If a logic model is your organization’s roadmap to evaluate its impact, then a theory of change is your compass. Theory of change is a relatively new concept – it evolved over the last decade as a tool for social entrepreneurs to evaluate the impact of social programs. Now, according to research by the Innovation Network, over half of nonprofits utilize a theory of change and almost 80 percent crafted (and re-crafted) one in the past year.

For data geeks, theory of change is a hypothesis about the causal relationship between “what impact you expect” and “how you can achieve it.” For marketers, it is a headline that answers the critical question “why should I care?” and can spark the interest of investors.

To construct a theory of change, begin with your logic model and review its underlying major assumptions:

  • What are your short-term and long-term outcomes for the program/organization?
  • What must occur in order to achieve each long-term outcome?
  • If your hypothesis is correct, what is the ultimate outcome for the community?
  • How does your theory of change relate to the organization’s vision and mission?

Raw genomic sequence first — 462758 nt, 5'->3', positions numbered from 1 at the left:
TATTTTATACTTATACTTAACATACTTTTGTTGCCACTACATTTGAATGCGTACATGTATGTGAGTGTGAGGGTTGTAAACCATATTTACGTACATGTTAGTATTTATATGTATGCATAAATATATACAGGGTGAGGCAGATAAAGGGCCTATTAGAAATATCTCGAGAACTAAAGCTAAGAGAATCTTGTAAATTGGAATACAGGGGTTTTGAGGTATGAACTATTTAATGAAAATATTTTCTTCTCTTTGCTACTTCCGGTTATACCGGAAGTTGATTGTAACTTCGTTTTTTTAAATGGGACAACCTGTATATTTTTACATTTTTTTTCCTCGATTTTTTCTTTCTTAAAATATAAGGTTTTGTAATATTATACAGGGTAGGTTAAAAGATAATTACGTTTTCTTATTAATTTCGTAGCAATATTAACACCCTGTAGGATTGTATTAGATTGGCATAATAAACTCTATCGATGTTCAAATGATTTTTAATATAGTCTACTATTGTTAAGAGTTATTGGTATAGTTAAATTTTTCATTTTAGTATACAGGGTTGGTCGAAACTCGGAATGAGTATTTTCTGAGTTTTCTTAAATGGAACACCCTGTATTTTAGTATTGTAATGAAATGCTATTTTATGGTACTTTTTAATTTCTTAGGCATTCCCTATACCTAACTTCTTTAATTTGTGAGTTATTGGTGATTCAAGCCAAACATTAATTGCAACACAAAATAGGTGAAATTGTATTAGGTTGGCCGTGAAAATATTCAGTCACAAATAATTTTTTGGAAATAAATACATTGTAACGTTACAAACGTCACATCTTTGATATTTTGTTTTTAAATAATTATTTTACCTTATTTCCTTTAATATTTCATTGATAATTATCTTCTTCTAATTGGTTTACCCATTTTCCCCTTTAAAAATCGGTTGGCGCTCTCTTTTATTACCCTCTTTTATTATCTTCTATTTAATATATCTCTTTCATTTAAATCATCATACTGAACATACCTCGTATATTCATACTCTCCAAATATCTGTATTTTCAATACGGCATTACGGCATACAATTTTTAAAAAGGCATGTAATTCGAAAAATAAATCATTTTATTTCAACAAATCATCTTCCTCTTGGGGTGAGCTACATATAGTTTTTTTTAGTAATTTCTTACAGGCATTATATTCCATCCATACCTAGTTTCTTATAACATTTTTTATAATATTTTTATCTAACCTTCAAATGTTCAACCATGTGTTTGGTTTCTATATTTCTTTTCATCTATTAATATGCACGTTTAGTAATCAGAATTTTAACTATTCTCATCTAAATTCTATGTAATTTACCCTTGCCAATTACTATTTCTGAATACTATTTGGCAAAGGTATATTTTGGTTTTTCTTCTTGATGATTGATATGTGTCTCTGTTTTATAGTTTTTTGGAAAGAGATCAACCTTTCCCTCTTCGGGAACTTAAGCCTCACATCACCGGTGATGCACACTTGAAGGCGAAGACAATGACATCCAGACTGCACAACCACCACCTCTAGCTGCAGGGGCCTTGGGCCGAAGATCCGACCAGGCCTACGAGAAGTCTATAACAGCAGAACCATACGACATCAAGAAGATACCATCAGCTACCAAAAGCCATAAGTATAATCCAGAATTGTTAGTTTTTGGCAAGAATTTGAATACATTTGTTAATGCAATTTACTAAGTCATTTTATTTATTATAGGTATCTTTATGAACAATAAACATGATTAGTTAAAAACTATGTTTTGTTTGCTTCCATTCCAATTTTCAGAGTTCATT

A theory of change often employs an actual or implied “if/then” statement to state its purpose.

Example: By offering a financial workshop program to its target group, the XYZ Organization aims to improve knowledge and attitudes about the American financial system and change financial behavior, which will improve the target group’s economic situation and in turn that of their families and communities.

As you learn more about your target population and the program through evaluation, your organization can and should refine its theory of change. A good theory of change should summarize your logic model and synopsize your overall program. A great theory of change will also inspire staff and possible investors to champion your initiative.

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